CPJ Blog

Press Freedom News and Views

Jean-Paul Marthoz

CPJ Europe Representative Marthoz is a Belgian journalist and longtime press freedom and human rights activist. He teaches international journalism at the Université catholique de Louvain and has reported from many countries for the Brussels daily Le Soir and the quarterly Enjeux international.

Blog   |   Macedonia

Press freedom issues may keep Macedonia from EU

The European Union accession process has been hailed as the best tool in the arsenal of democracy promotion. By adhering to the acquis communautaire, the EU's total body of legislation, and to the Copenhagen criteria that define the democratic nature of the EU, candidate countries are supposed to perfect their political transition before joining "the club of European democracies."

Blog   |   Eritrea

EU resolution urges Eritrea to free long-jailed journalists

From left, European Parliament members Judith Sargentini, Charles Tannock, Ana Gomes, and Olle Schmidt call for the release of Eritrean political prisoners. (European Parliament)

Eritrea was on the hot seat Thursday in Strasbourg and Brussels. Ten years after a massive crackdown on dissent in Asmara that included the arrests of 11 independent journalists, European institutions have signalled that they are weary of President Isaias Afeworki's repression. 

September 16, 2011 5:51 PM ET

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Blog   |   France

Spying on media exposes French government's dark side

Spying on news media becomes a dark cloud over Sarkozy's government. (AFP)

"The freedom of the press and the lie of the state." The headline Thursday in the influential newspaper Le Monde was bound to make a big splash. While President Nicolas Sarkozy was basking in the glory of his Libyan intervention and celebrating the virtues of democracy, the French "paper of record" was denouncing the dark side and the dirty tricks of his government.

Blog   |   UK

Easy targets, journalists under direct fire in the UK

A photographer holds his head after he was attacked by protesters in east London on Monday. (AP/Karel Prinsloo)

The safety advisories sent out by the International News Safety Institute on Tuesday said it all: "Bring a mobile phone with emergency numbers pre-set for speed dialling; bring eye protection such as swimming goggles; carry first-aid kits and know how to use them; wear loose, natural-fabric clothing as it will not burn as readily as synthetics; and remember there is always the possibility of gasoline bombs being detonated."

Blog   |   Afghanistan, France

French ex-hostages: Press must continue in Afghanistan

Stéphane Taponier, left, and Hervé Ghesquière say they will return to work as soon as possible. (Reuters/Gonzalo Fuentes)

Stéphane Taponier and Hervé Ghesquière, the two France 3 journalists held captive by the Taliban for 547 days, had a big surprise when they entered the France Télévisions building Thursday afternoon, a few hours after landing at the military base of Villacoublay, close to Paris, where they were welcomed by President Nicolas Sarkozy. 

Blog   |   France, Uzbekistan

French news site must prove Uzbekistan is a dictatorship

AFP

When Lola Karimova, the Uzbek president's youngest daughter, decided to sue the French online newspaper Rue89 in August for libel, she wanted to restore the reputation of her country. Or did she? Her case against one of the most irreverent Paris media outlets is slowly turning into a public relations fiasco for her and the oil-producing Central Asian republic, Uzbekistan, where her father, Islam Karimov, has reigned supreme for more than two decades.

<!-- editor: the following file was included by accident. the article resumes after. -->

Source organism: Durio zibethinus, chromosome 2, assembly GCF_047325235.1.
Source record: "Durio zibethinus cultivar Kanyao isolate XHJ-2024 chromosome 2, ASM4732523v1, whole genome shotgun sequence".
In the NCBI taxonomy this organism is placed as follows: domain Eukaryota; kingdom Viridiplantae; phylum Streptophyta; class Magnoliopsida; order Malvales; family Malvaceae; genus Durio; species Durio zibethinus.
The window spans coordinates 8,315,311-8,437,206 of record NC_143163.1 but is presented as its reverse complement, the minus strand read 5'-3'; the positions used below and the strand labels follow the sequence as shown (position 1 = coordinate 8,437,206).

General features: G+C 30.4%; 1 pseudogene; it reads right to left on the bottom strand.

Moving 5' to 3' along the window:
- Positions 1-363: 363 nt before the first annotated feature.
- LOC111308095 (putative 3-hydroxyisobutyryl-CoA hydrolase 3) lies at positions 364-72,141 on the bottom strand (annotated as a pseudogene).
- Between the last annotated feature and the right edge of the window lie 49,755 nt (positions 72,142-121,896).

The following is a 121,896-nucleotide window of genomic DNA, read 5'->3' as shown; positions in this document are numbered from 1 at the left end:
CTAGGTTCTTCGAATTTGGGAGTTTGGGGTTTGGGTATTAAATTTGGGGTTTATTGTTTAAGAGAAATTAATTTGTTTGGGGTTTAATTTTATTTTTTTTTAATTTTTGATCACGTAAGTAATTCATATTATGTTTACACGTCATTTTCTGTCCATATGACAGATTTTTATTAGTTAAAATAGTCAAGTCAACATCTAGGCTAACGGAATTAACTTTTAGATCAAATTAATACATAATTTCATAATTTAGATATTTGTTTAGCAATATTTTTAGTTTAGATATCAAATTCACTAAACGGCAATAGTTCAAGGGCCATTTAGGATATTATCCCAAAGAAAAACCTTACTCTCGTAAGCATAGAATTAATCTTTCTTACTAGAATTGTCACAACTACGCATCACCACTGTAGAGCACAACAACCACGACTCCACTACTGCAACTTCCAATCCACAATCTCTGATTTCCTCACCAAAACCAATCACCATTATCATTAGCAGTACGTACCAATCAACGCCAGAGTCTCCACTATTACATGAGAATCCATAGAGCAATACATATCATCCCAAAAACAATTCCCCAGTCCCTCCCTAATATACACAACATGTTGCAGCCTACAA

May 16, 2011 6:10 PM ET

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Blog   |   Azerbaijan, France

CPJ presses slow, cautious Council of Europe on Azerbaijan

Ilham Aliyev (AP)

Strasbourg prides itself on being the "European capital of human rights." The historic French city, located on the border with Germany, is home to the Council of Europe (CoE), a 47-member institution focused on the promotion of democracy and the rule of law. 

It is also the seat of the European Court of Human Rights (ECHR), whose rulings have consistently defended press freedom against abrasive judgments or abusive practices of CoE member states.

Blog   |   Belgium, France, Turkey

Paris and Brussels mobilize for Hrant Dink murder trial

People keep vigils in hopes for justice in the murder of Hrant Dink. (Reuters)

On January 19, 2007, Hrant Dink, the founder and editor-in-chief of the Armenian-Turkish weekly Agos, was gunned down in front of his office building in Istanbul. The murder sent shockwaves through the Turkish and international human rights and press freedom communities. It also triggered a mobilization of thousands of Turkish intellectuals, activists, and citizens that marched through the streets of Istanbul under banners claiming "We are all Hrant Dink."

February 11, 2011 5:03 PM ET

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Blog   |   Hungary

Hearing: Hungary undermines EU with new media law

An EU hearing elicited outrage at Hungary's repressive new media law. Hungarian Prime Minister Viktor Orban says he's willing to reconsider the measure. (Reuters/Laszlo Balogh)

When you see the top echelon of the EU press corps--The Guardian, Die Sueddeutsche Zeitung, Le Soir, and others--gathering in front of a meeting room at the European Parliament in Brussels you know that you should follow them inside. These seasoned correspondents select their assignments with a keen sense of urgency, and when they skip the daily 12 o'clock press briefing at the European Commission you know that they mean business.

January 12, 2011 3:59 PM ET

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